The State government will conduct re-survey and identify manual scavengers across the State, in an effort to eradicate the practice completely, said Rakesh Kumar K., Commissioner for the Social Welfare Department.
Speaking at a two-day State-level workshop on ‘Strengthening of rehabilitation schemes for identified manual scavengers’, which was jointly organised by the Department of Social Welfare and Center for the Study of Marginalized Communities at the National Law School of India University (NLSIU), Bengaluru, on Wednesday, he said, “Including Ballari and Yadgir, 10 districts have reported that there are no manual scavengers in their district limits. However, since manual scavenging is a criminal offence and concerned district officers can be punished in connection with it, for the fear of punishment, many district officers are hiding the data and have declared their districts as a manual scavenger-free districts. Therefore, a re-survey of manual scavengers is needed.”
“Despite the complete abolition of manual scavenging in the State, it is still in existence in some districts. There is no 100% underground drainage (UGD) system in the State. Most of the latrines are connected to the open drainage and this is cleaned manually,” he said.
He said that the first survey has identified a total of 7,493 manual scavengers in the State. A committee headed by the Principal Secretary of the Department has already given approval to this list. “In the coming days, we will present this list to the high-level committee headed by the Social Welfare Minister for final approval. Then we will implement the rehabilitation programmes,” he explained. Rehabilitation includes many things including alternative employment, loans, ₹40,000 one-time cash, skill development schemes, agricultural land and so on.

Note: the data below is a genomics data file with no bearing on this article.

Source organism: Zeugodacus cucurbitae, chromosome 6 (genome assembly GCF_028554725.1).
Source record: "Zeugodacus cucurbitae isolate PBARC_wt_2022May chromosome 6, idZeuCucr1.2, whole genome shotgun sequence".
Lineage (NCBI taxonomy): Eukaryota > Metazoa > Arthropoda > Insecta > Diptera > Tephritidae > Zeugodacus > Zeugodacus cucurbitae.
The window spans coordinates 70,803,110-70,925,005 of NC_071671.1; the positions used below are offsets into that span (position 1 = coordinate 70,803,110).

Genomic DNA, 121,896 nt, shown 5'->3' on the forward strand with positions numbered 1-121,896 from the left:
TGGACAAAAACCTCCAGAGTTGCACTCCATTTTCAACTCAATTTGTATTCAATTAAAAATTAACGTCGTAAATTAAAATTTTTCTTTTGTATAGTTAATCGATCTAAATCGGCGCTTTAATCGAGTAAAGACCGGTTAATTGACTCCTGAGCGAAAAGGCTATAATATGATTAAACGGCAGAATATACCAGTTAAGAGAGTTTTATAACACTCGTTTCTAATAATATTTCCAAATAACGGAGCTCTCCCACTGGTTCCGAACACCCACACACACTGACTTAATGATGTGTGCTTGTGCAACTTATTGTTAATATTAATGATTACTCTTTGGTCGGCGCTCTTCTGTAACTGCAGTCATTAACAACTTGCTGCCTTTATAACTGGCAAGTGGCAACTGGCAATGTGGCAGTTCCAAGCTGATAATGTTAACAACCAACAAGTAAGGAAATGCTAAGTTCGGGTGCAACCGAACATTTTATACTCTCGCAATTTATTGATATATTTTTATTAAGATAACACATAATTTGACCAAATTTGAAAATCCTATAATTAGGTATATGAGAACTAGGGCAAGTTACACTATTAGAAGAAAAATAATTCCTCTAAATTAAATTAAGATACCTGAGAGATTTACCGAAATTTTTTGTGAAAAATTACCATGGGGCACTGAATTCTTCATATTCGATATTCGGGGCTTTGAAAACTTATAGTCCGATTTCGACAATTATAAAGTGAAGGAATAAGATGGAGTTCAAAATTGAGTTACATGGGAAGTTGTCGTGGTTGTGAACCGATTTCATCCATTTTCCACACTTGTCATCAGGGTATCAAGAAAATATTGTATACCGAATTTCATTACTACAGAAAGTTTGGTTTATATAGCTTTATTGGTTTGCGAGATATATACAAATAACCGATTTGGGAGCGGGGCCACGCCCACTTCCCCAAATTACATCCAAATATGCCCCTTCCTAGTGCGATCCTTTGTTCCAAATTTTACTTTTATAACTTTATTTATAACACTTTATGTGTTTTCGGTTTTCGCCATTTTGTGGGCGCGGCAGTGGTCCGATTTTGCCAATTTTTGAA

“The government has reserved 5% seats for manual scavengers’ children in all the government residential schools. The government has given direct admission for these children without any entrance tests in the residential schools. We have also taken an initiative and ordered for priority-based admission in private schools for the children of manual scavengers, slum dweller and workers in graveyards,” he said. Under Prabhudha scheme, the department will send manual scavengers’ children to foreign universities for higher studies too, Mr. Rakesh Kumar explained.
R.V. Chandrashekar, Assistant Professor at the Center for the Study of Marginalized Communities at NLSIU, demanded a separate Budget allocation, various skill development programmes, residential quarters, and technical training for manual scavengers.